New York Post
Surgery crisis in reeling PR
Isle’s (race) horsepower
Two weeks after Hurricane Maria slammed Puerto Rico, medical officials say the health-care system on the devastated island “is on life support” — with only one cardiothoracic surgeon still performing operations.
Dr. Orlando Lopez de Victoria of Auxilio Mutuo Hospital in San Juan said that before Maria, there were 10 heart surgeons to serve the island population of 3.4 million.
Some surgeons, he said, have left while others can’t operate because of poor conditions at storm-damaged hospitals and clinics.
“I decided to stay because I love my country, my family and my patients,” he told USA Today, which reported on the deteriorating conditions two days after President Trump paid a visit to the US commonwealth.
On Monday, Lopez de Victoria operated on a patient whose transfer to the hospital had been delayed due to fuel shortages, the paper reported.
The delay left the patient severely weakened, and she did not survive the procedure.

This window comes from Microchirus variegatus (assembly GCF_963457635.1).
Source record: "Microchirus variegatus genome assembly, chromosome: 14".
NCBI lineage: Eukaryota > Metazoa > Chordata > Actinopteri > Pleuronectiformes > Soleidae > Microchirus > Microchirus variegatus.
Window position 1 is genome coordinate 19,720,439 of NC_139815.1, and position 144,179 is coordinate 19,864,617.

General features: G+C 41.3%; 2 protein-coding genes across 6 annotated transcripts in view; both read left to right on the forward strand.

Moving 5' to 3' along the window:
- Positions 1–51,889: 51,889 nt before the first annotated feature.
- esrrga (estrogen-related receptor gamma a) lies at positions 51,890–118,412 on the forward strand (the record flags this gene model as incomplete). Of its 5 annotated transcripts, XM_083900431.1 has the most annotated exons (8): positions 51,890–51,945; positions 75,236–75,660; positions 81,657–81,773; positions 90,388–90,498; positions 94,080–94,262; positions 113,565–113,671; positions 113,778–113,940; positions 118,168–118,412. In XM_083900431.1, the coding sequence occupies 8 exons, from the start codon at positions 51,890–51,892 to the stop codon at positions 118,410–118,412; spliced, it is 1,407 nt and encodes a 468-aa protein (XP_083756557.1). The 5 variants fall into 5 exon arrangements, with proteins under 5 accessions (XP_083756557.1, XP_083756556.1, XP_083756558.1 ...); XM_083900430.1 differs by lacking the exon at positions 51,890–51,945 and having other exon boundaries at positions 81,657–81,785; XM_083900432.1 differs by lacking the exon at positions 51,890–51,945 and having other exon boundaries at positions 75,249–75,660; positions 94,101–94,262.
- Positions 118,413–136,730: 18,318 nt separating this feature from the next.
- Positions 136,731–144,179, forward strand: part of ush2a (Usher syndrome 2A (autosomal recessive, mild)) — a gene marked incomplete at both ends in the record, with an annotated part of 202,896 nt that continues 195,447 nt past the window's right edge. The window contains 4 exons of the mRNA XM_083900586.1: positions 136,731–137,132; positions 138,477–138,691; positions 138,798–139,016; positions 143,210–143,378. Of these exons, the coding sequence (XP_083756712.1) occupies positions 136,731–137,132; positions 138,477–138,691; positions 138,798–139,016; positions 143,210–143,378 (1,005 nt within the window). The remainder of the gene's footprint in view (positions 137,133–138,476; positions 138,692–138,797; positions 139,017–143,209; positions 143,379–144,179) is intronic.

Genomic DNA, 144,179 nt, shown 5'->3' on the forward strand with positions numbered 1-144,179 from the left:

“We have hospitals that are working, but eventually, we are going to have to transfer patients,” said Carlos Méndez, an administrator at Auxilio Mutuo, considered one of the island’s top medical facilities.
USA Today said patients are dying because of complications caused by conditions on the island, where most residents remain without power and many still have no running water.
Damaged roadways and the lack of transportation also make it more difficult to move patients around or get them to facilities for treatment.
With communications still down or at best spotty in many areas, there is a lack of communication and coordination among medical facilities.
Doctors don’t want to discharge sick or injured patients after surgery or treatment because of unsanitary conditions at the homes to which they return.
Meanwhile, health officials on the island Wednesday inspected the US Navy hospital ship Comfort as it docked in San Juan.
With 1,000 beds, it’s the largest floating medical facility in the US military and will be used to provide more care for the island’s residents.
Méndez said the Comfort arrived with the island’s health system “right now on life support.”